Vilsack: Work on climate-smart ag should begin before next farm bill
Agriculture Secretary Tom Vilsack said that work on climate-smart agricultural policies should take place in the next two years so that Congress has experiences from which to learn before writing the 2023 farm bill.
In a speech made online to the Commodity Classic, the annual gathering of corn, soybean wheat and sorghum growers, Vilsack said that current conservation programs should be refocused on climate-smart agriculture and also said that a carbon bank that benefits farmers could also give Congress an idea of what needs to be included in a new five-year farm bill.
Vilsack said USDA could use the next two years for “test marketing a lot of these concepts.”
Vilsack’s focus on a carbon bank raises the question of whether USDA will try to use the Commodity Credit Corporation, its $30 billion annual line of credit at the Treasury, to finance the bank, possibly by guaranteeing farmers a certain price for carbon they sequester.
Vilsack, other USDA appointees and Senate Agriculture Committee Chairwoman Debbie Stabenow, D-Mich., have said they believe USDA has the authority to use the CCC to establish a carbon bank, but Senate Agriculture Committee ranking member John Boozman, R-Ark., has said he doubts it.
In the one-hour talk, Vilsack also said that he believes USDA will be able to announce “within weeks” the new rules for the third Coronavirus Food Assistance Program. The Biden administration has put a hold on the program — established in the last days of the Trump administration — in order to review it.
Vilsack said the Biden administration is determined to figure out who has gotten aid, who has gotten only some aid, and who has been completely left out.
He said the administration will attempt to deliver aid to everyone in the supply chain who has been hurt by the COVID-19 pandemic, although resources will be limited. But he said USDA might use regular programs, and looks forward to Biden’s American Rescue Plan becoming law in order to figure out the full resources that are available.
Vilsack repeated previous statements that he is focusing on improving the economic situation of American farmers and ranchers by creating more, better, newer and fairer markets for U.S. agricultural products.
On China, Vilsack said the prospects for sales are good “as long as the relationship is focused on trade because China needs what we can provide, but the reality is our China relationship is complex.”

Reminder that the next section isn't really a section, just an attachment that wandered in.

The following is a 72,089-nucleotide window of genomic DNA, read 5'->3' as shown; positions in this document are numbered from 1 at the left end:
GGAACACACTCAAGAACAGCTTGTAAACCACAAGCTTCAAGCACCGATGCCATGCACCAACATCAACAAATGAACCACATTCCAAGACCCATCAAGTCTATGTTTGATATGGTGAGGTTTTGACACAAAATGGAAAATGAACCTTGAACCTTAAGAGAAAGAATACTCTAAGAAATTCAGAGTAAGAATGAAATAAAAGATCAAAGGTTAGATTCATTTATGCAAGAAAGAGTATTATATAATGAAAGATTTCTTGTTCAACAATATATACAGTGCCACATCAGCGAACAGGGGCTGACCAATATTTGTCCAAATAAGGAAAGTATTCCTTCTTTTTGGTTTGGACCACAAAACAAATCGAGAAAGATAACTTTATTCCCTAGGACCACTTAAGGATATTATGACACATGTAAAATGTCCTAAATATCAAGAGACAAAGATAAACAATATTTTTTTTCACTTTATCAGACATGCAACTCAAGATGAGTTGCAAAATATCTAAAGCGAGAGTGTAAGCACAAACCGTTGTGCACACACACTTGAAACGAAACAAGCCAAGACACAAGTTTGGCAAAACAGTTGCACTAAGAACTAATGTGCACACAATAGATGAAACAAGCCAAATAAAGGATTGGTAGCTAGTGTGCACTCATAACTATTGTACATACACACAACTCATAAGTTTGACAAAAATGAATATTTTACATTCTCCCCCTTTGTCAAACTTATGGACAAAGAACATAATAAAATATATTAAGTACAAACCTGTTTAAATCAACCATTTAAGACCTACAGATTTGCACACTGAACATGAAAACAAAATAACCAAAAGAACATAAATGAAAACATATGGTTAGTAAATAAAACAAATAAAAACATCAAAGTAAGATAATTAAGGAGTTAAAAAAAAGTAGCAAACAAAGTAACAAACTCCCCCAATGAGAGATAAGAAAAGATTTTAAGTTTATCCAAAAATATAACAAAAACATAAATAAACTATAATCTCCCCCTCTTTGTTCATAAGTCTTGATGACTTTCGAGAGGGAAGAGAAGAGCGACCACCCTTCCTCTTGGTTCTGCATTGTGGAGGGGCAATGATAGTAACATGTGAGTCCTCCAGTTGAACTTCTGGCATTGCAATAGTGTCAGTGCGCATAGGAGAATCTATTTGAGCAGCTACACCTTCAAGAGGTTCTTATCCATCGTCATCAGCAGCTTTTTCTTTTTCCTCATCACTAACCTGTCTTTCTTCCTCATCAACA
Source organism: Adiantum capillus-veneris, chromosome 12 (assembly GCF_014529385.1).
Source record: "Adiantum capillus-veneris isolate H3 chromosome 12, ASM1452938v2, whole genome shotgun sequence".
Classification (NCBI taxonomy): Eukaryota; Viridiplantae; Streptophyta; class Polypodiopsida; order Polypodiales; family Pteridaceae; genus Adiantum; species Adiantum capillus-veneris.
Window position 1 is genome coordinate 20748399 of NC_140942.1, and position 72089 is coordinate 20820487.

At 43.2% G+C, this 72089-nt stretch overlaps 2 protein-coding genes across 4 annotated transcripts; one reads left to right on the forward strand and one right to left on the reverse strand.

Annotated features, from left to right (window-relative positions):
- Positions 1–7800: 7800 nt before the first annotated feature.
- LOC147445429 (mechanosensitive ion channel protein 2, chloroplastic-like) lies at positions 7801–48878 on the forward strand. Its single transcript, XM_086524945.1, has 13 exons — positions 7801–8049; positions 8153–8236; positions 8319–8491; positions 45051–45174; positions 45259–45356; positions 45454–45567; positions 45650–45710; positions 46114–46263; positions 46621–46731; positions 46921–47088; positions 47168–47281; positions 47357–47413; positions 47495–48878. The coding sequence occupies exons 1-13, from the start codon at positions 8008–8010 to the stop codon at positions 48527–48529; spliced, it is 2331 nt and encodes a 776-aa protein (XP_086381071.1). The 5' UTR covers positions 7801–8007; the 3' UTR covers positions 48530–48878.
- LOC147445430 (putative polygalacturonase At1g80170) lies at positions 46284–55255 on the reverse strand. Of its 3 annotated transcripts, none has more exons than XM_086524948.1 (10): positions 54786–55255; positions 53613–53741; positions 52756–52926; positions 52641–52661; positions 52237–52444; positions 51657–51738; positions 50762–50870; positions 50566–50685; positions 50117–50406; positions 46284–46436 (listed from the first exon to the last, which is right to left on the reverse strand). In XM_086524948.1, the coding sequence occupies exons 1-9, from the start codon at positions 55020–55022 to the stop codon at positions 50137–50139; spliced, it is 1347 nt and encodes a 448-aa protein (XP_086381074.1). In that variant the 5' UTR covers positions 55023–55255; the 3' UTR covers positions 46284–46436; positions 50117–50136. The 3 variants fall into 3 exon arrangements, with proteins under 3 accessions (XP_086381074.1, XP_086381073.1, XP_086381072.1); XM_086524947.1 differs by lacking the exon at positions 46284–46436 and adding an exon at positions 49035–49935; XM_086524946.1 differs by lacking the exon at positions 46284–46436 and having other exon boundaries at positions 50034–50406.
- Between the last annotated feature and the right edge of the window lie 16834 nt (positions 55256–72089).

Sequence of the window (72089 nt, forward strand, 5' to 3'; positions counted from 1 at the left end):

That means, he added, that it is very important for him to explain to the National Security Council the impact of U.S. policies on American agriculture.
Asked by Gale Cunningham, the farm broadcaster who moderated the event, what he sees as “some of the good things from the past four years,” Vilsack declined to comment directly on the performance of the Trump administration.
“I am not sure that we can say with confidence that we survived the trade war. Tragically there were farmers that did not survive the trade war, farmers that had to leave the farm,” he said.
He also noted that exports to China today are “pretty much” what they were in 2017, when President Trump took office, and that on a percentage basis, China is buying less from the United States than it did in 2017.
He acknowledged that China had made commitments on sanitary and phytosanitary practices, but noted that those discussions had been going on for years and that Chinese “haven’t fully engaged” on regulatory policy.
The Chinese “are not where they need to be or where we want them to be,” he said.
Asked about biofuels, Vilsack said fossil fuel vehicles are going to be on the road for many years and that there are many opportunities for biofuels “as part of the fuel mix.”
If an electric car battery wears out or the driver does not have electricity, the only thing that can be done is to call someone for assistance, he noted, adding that he didn’t know what would happen with an electric powered airplane, ship or boat.
He also said it will be important for the Environmental Protection Agency to use its powers to grant small refinery waivers from the Renewable Fuel Standard only “sparsely.”
Vilsack said that filling positions at the Farm Service Agency, including the state directors and committees, will take some time because filling those jobs is a “cooperative” negotiation involving USDA, White House personnel and senior members of Congress in each state.
He added that it is important to make sure that the USDA “looks like America we serve.”
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Of the approximately 2,270 acres that burned in the April 1, 2021, Medora, N.D., fire, rancher Doug Tescher said all but about 100 acres were U.S. Forest Service land that he utilizes for summer grazing.